Solitude damps thought and wit; too much company dissipates and hinders it from fixing.

In retreat a man feels more how life passes; if he likes it, is the happier; if he dislikes it, the more miserable, and ought to change for company, business, or entertainments, which keep a man from his own thoughts and reflections.

Study gives strength to the mind; conversation, grace: the first apt to give stiffness, the other suppleness: one gives substance and form to the statue, the other polishes it.

The great happiness is to have a friend to observe and tell one of one’s faults, whom one has reason to esteem, and is apt to believe.

The great miscarriages of life come from the want of a good pilot, or from a sufficiency to follow one’s own course or humour.

Sometimes out of pride to contradict others, or shew one needs no instruction.

Do nothing to lose common reputation, which is the best possession of life, especially that of honour and truth.

Roughness or authority in giving counsel, easiness to receive all, or obstinacy to receive none, equally to be avoided.

Too much delicacy in one or the other, of ill effect.

Mark what makes other men esteemed, and imitate; what disesteemed, and avoid it.

Many very learned and able, without being agreeable; more the contrary.

Company to be avoided, that are good for nothing; to be sought and frequented, that excel in some quality or other.

Of all excellencies that make conversation, good sense and good nature the most necessary, humour the pleasantest.

To submit blindly to none, to preserve the liberty of one’s own reason, to dispute for instruction, not victory, and yield to reason as soon as it appears to us, from whence soever it comes.

This is to be found in all conditions and degrees of men, in a farmer or miller sometimes, as well as a lawyer or divine, among the learned and the great; though their reputation or manner often imposes on us.

The best rules to form a young man: to talk little, to hear much, to reflect alone upon what has passed in company, to distrust one’s own opinions, and value others that deserve it.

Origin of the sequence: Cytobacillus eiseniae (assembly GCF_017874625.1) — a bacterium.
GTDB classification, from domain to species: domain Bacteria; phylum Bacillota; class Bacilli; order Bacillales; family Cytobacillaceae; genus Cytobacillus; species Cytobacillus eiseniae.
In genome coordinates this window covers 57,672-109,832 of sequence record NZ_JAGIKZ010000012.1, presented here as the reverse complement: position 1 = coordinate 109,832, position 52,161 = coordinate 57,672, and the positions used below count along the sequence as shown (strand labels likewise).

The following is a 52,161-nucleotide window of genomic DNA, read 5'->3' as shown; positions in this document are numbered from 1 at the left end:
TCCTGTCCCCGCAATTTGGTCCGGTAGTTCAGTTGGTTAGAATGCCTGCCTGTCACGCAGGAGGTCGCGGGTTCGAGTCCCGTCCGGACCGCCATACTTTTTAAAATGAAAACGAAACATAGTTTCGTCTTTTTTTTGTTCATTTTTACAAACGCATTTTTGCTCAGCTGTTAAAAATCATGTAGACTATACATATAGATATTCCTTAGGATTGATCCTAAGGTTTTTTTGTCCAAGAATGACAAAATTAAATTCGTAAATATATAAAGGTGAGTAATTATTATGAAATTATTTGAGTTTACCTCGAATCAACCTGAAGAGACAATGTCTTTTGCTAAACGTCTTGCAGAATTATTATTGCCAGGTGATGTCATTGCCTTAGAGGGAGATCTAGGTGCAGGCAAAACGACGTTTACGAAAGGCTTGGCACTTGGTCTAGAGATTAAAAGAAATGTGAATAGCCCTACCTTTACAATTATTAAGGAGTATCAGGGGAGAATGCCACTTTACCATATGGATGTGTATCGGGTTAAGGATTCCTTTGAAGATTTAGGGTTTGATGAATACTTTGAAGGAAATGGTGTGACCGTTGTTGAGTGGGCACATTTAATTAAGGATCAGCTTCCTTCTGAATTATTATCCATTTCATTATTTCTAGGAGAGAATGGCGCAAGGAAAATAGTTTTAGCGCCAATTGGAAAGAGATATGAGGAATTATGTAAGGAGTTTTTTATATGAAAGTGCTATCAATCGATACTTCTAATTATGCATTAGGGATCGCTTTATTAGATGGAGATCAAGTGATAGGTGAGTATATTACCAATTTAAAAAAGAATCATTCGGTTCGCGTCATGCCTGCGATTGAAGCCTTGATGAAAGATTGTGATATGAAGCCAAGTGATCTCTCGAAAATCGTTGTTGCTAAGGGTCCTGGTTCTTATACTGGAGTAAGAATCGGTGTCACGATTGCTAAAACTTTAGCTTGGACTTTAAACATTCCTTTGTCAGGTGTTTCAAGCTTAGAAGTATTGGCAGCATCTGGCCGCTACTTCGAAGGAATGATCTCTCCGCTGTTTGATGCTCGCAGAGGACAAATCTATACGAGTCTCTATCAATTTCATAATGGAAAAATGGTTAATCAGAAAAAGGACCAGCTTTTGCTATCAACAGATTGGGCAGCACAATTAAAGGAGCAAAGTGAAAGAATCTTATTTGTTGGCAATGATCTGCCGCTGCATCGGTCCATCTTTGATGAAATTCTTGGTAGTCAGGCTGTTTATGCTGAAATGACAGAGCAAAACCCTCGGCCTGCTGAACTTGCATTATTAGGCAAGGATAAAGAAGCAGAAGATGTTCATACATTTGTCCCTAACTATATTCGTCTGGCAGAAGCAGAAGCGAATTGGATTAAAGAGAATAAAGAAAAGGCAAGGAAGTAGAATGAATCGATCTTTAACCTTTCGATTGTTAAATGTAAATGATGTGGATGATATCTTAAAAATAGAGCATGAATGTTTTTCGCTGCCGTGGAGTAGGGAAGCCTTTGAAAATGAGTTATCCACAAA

The chief ingredients into the composition of those qualities that gain esteem and praise, are good nature, truth, good sense, and good breeding.

Good nature is seen in a disposition to say and do what one thinks will please or profit others.

Good breeding in doing nothing one thinks will either hurt or displease them.

Good nature and good sense come from our births or tempers: good breeding and truth, chiefly by education and converse with men. Yet truth seems much in one’s blood, and is gained too by good sense and reflection; that nothing is a greater possession, nor of more advantage to those that have it, as well as those that deal with it.

Offensive and undistinguished raillery comes from ill nature, and desire of harm to others, though without good to one’s self; or vanity and a desire of valuing ourselves, by shewing others faults and follies, and the comparison with ourselves, as free from them.

This vein in the world was originally railing; but, because that would not pass without return of blows, men of more wit than courage brought in this refinement, more dangerous to others, and less to themselves.

Charles Brandon’s motto at a tournament, upon his marriage with the Queen; the trappings of his horse being half cloth of gold, and the other half frize:

Cloth of gold, do not despise,
Though thou art match’d with cloth of frize.
Cloth of frize, be not too bold,
Though thou art match’d with cloth of gold.

(1699)

MLA Citation

Temple, William. “Heads designed for an essay on conversations.” 1699. Quotidiana. Ed. Patrick Madden. 5 Oct 2007. 28 Nov 2014 <http://essays.quotidiana.org/temple/heads_for_conversation/>.